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The Death of a Baby from the Congenital Anomalies of the Urinary Tract

Published on: 22nd February, 2018

OCLC Number/Unique Identifier: 7735844397

A 36-year-old woman pregnant, G2 P1, presented at 27 weeks of gestation after two previous visits elsewhere, as an outpatient in a gynecological clinic. An ultrasound examination revealed bilateral hydronephrosis. Also, ureteral dilation and bladder overdistension was present (Figures 1-3). We evaluated that the cause was a urinary tract obstruction. Specifically, we are dealing with posterior urethral valves. The anteroposterior diameter of the pelvis on a transverse view of the abdomen was 6 mm. The amniotic fluid index (AFI) was 3 cm, so, oligohydramnios.
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Trichomonas Vaginalis-A Clinical Image

Published on: 21st July, 2017

OCLC Number/Unique Identifier: 7317592100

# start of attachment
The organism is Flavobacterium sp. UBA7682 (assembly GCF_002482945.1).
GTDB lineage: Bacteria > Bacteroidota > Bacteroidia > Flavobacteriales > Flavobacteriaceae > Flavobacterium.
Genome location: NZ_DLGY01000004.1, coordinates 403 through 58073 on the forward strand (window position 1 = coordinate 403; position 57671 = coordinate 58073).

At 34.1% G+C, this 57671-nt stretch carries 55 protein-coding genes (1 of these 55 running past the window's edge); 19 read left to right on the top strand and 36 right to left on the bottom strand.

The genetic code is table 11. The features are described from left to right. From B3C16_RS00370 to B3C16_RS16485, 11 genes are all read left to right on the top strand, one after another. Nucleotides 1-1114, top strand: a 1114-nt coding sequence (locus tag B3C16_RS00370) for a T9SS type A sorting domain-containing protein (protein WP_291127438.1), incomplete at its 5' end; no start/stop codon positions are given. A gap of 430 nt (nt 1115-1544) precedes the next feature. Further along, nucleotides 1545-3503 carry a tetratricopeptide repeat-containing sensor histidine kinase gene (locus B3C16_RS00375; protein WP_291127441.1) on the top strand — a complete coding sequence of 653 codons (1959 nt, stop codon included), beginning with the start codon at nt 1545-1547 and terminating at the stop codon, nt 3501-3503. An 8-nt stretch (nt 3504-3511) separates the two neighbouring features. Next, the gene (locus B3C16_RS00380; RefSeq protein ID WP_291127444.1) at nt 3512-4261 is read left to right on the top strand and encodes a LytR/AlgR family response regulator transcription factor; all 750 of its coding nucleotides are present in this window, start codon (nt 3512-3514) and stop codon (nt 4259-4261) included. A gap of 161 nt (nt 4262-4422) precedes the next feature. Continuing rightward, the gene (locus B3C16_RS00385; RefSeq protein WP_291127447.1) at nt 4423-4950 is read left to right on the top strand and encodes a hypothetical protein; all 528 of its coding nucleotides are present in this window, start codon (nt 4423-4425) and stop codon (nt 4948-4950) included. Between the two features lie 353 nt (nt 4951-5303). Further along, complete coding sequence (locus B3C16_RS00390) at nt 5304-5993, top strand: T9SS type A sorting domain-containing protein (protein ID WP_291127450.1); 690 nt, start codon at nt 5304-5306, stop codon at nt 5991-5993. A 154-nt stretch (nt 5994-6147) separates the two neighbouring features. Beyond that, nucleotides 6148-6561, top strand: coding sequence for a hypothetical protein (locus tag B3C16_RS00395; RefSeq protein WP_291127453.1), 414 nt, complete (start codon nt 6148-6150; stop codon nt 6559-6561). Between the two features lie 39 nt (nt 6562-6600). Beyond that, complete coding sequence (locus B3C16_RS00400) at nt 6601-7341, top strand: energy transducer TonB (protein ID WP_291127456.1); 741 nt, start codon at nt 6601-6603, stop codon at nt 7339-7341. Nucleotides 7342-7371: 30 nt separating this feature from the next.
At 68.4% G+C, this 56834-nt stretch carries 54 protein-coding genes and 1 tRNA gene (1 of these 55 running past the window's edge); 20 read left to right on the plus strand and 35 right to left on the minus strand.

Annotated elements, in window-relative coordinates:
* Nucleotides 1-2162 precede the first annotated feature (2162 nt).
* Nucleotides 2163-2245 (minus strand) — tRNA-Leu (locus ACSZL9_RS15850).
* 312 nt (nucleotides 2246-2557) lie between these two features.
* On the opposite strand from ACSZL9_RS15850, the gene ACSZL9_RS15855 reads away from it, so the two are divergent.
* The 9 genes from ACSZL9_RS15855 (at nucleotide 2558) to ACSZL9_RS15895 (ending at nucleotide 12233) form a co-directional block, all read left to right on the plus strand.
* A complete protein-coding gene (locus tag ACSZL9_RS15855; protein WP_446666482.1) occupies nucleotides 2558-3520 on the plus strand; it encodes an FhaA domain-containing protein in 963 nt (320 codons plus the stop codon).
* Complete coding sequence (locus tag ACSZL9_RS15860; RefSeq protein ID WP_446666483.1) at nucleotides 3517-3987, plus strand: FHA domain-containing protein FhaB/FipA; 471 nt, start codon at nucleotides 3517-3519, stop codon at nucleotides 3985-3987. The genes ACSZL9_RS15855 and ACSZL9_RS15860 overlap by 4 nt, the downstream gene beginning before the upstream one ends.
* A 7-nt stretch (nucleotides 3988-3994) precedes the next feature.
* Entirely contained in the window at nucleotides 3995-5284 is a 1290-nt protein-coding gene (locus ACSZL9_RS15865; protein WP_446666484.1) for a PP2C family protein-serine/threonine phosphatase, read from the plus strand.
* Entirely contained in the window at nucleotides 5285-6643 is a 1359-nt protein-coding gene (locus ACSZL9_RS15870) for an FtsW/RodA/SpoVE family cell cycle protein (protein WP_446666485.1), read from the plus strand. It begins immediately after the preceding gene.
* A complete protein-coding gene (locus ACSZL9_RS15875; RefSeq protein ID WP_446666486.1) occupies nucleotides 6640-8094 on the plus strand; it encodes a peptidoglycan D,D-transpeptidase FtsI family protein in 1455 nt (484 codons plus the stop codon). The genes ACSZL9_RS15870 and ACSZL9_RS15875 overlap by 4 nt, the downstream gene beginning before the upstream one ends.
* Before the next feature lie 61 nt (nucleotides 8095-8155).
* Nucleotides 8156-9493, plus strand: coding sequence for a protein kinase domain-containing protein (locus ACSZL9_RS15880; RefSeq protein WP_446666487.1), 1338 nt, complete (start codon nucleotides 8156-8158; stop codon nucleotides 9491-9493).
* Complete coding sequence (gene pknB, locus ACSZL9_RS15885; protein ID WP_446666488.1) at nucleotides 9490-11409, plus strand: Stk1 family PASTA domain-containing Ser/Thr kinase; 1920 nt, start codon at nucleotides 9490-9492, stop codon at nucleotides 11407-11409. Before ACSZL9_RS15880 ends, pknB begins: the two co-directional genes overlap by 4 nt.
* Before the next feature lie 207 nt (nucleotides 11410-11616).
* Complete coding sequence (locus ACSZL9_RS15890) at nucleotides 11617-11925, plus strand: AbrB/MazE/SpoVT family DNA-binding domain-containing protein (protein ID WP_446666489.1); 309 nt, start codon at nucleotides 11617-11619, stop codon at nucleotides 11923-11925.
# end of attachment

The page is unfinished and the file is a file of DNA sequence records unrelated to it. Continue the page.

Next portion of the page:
A 32-year-old G4P301LC3 woman presents to the office for a visit, with a 6-day history of vaginal discharge with an unpleasant odor. On speculum examination, the discharge was green in color and frothy in appearance. Is noticed vulvar erythema, edema, and pruritus, also is noted the characteristic erythematous, punctate epithelial papillae or “strawberry” appearance of the cervix. Vaginal pH was 6.2. Diagnosis of Trichomonas vaginalis is made via wet prep microscopic examination of vaginal swabs.But also, for diagnosis help even the exam with the speculum, concretely “strawberry” appearance of the cervix. The diagnosis is confirmed by culture.Trichomoniasis is a sexually transmitted infection [1,2], that caused by trichomonas vaginalis. Trichomonas vaginalis is a unicellular, anaerobic flagellated protozoan, that inhabits the lower genitourinary tracts of women and men, but that can cause vaginitis. Clinical findings of Trichomonas vaginalis include a profuse discharge with an unpleasant odor. The discharge may be yellow, gray, or green in color and may be frothy in appearance. Vaginal pH is in the 6 to 7.Vulvar erythema, edema, and pruritus can also be noted. The characteristic erythematous, punctate epithelial papillae or “strawberry” appearance of the cervix is apparent in only 10% of cases. Symptoms are usually worse immediately after menses because of the transient increase in vaginal pH at that time. Diagnosis of Trichomonas vaginalis is made via wet prep microscopic examination of vaginal swabs. Other, more sensitive tests are available, including nucleic acid probe study and immunochromatographic capillary flow dipstick technology. The diagnosis can be confirmed when necessary with culture, which is the most sensitive and specific study. Nucleic acid amplification tests (NAATs) have replaced culture as the gold standard. T vaginalis NAATs have been validated in asymptomatic and symptomatic women and are a highly sensitive test [3]. Because the Trichomonas vaginalis is a sexually transmitted infection, both partners should be treated to prevent reinfection. The mainstay of treatment for Trichomonas vaginalis infections is metronidazole. Treatment schemes can be: